Ethiopian is a low income country (World Bank [WB] 2012 ) where Agriculture plays a vital role in the economy contributing 42 percent of Gross Domestic Product (GDP), 80 percent of employment and 90 percent of total export earnings (Ministry of Finance and Economic Development [MoFED] 2011). In an effort to remove the vicious socio-economic circle, the Federal Democratic Republic of Ethiopia (FDRE) government developed a Growth and Transformation Plan (GTP) in 2009 with priority export orientated agricultural development to lead industrialization (MoFED 2010 P. 22). Despite the over ambitious plan, however, the performance of the export sector remained undeveloped which calls for sound macroeconomic policies are essential to combat the bottlenecks that constrained the sector.
Foreign exchange rate adjustment is a key macroeconomic variable that determine performance of export in a country. There are three reasons why export performance depends on the foreign exchange regime in developing countries: the export items, the functioning of financial sectors and trading with foreign currencies than with the domestic currency (Nilsson K. and Lars N. 2000). Accordingly, Ethiopia’s export sector is characterized by primary agricultural products with inelastic export demand and supply and not value added rather raw materials and intermediate goods for further processing. The consequence of primary agricultural product export is smaller marketing margin and insignificant bargaining power at the world market. The institutional capacity of the financial sector is also constrained with higher probabilities of the existence of parallel market that fails allocating resources to their most efficient use. Moreover, all trade transactions are carried out with foreign currencies, dominantly with US dollar which impact the efficiency in trade.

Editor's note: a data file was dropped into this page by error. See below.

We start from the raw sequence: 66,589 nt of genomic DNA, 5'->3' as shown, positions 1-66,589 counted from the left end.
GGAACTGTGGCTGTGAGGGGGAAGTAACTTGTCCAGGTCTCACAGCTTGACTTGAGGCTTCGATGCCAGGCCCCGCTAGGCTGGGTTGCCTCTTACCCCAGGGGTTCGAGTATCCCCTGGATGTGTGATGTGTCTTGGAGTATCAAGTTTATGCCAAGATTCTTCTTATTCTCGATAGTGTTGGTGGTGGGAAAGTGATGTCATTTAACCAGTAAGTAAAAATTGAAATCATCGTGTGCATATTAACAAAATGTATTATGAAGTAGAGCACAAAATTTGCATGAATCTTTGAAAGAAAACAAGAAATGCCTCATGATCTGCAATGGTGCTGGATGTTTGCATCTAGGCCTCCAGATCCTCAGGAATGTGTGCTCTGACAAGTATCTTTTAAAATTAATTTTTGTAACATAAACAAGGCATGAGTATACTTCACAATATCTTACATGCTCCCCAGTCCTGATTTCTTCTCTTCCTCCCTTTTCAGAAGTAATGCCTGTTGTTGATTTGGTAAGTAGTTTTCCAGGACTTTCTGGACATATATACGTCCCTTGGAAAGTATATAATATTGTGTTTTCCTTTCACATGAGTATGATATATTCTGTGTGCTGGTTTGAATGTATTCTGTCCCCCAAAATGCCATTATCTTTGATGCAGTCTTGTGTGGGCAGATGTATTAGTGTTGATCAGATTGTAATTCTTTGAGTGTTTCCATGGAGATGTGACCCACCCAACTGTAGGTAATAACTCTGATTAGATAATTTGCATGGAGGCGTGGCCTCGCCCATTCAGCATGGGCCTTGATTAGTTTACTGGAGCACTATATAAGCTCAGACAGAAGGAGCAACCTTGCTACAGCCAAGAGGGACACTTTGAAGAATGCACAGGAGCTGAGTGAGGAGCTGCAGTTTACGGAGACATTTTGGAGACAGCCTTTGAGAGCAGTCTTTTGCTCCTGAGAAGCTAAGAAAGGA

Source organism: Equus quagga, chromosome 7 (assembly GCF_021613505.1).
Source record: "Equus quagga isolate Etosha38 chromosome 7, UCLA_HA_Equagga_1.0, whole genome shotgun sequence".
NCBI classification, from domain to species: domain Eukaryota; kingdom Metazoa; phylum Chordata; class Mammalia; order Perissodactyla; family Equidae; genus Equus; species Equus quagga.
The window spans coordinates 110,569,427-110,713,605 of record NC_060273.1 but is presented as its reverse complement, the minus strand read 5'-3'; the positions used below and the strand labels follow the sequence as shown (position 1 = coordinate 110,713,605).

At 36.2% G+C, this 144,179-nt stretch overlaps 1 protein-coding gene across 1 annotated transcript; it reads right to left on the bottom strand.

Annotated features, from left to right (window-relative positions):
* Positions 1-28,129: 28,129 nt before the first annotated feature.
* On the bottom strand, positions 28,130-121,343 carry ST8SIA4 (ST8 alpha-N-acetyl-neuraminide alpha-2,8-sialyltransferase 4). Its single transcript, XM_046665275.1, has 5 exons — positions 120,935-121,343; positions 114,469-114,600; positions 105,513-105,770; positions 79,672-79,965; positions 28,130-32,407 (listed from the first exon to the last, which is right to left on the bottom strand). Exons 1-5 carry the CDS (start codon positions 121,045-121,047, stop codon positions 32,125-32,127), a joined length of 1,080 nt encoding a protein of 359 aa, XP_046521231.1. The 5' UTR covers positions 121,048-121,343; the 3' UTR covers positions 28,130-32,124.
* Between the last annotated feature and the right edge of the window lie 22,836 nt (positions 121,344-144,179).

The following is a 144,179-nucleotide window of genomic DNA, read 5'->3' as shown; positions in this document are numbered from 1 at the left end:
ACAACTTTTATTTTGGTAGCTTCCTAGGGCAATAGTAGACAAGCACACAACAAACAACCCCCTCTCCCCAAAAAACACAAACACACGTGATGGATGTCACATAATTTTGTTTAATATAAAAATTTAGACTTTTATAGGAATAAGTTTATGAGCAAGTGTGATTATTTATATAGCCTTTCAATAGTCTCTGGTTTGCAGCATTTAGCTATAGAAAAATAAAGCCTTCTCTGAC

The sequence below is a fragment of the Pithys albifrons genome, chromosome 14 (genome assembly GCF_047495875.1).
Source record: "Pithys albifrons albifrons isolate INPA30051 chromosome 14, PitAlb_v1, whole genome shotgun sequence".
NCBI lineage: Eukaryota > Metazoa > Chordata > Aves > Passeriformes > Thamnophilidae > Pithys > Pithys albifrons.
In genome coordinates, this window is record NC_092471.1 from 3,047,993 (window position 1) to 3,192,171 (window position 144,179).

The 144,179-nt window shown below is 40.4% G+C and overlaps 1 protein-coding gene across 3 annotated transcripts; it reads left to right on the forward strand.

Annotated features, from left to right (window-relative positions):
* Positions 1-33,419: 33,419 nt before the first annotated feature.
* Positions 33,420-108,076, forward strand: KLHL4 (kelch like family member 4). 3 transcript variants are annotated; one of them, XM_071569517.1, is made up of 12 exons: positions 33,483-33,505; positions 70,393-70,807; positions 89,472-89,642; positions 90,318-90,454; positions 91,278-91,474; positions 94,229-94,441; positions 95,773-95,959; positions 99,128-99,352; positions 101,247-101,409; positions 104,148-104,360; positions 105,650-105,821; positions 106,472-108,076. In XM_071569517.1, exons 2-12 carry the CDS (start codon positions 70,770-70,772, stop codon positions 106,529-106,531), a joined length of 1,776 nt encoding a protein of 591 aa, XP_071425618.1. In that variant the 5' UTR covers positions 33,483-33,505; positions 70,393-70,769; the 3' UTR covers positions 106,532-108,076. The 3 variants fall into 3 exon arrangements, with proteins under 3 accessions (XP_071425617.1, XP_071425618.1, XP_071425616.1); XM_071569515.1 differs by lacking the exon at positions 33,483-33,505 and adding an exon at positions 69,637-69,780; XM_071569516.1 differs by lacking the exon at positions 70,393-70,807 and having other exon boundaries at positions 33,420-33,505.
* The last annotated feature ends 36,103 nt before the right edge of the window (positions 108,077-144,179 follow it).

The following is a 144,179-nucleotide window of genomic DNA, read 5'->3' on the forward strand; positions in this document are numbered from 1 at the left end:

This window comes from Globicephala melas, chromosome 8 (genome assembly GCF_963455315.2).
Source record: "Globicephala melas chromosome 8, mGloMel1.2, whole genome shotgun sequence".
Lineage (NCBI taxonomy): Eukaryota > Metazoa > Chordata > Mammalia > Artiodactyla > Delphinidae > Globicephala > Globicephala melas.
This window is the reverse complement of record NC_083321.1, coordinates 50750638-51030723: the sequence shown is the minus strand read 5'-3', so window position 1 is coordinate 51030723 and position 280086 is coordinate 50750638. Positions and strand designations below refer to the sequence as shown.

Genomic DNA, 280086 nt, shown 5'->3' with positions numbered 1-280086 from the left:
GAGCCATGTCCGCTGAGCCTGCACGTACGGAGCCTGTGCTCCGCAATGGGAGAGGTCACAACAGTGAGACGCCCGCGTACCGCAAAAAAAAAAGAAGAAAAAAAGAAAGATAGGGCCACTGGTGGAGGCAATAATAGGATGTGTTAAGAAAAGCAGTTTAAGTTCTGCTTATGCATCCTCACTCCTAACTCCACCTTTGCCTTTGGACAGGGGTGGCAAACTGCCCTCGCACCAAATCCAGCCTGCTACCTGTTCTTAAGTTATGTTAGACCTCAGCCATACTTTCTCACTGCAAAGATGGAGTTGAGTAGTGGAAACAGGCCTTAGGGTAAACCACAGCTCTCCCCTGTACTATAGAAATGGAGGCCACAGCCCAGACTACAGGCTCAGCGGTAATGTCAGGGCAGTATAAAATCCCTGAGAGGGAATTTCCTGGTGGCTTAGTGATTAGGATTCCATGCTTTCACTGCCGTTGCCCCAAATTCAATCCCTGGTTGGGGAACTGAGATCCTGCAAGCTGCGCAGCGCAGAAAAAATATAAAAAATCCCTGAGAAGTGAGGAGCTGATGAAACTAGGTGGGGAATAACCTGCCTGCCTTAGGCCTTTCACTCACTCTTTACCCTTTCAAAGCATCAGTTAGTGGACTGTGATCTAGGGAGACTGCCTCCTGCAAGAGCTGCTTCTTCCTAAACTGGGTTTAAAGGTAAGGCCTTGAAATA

Devaluation is a monetary policy aimed to stabilize trade imbalance and balance of payment deficit by lowering the price of domestic currency in terms of foreign currency and/or increase in exchange rate of domestic to foreign currency (Krugman, Obstefeld and Melitz 2012). Theoretically it is usually assumed that devaluation improve export competitiveness by equilibrating trade balance and balance of payment. But, the theory may not always hold, and devaluation may not result as planned. The factors responsible for this policy inefficiency include production rigidities, lack of adequate institutional capacity that govern the exchange rate, and fluctuations (negative or positive) of exchange rates (Yehyis 1997 and Michael 2011).
In the 2009/10 fiscal year the FDRE devalued Birr by 40.8 percent against United States Dollar (USD) compared with the previous fiscal year (National Bank of Ethiopia [NBE] 2011) which is a massive change compared with 6.1 percent growth rate for the past one decade (WB 2012). The motive behind the devaluation of Birr was to improve export performance through increased export and reducing...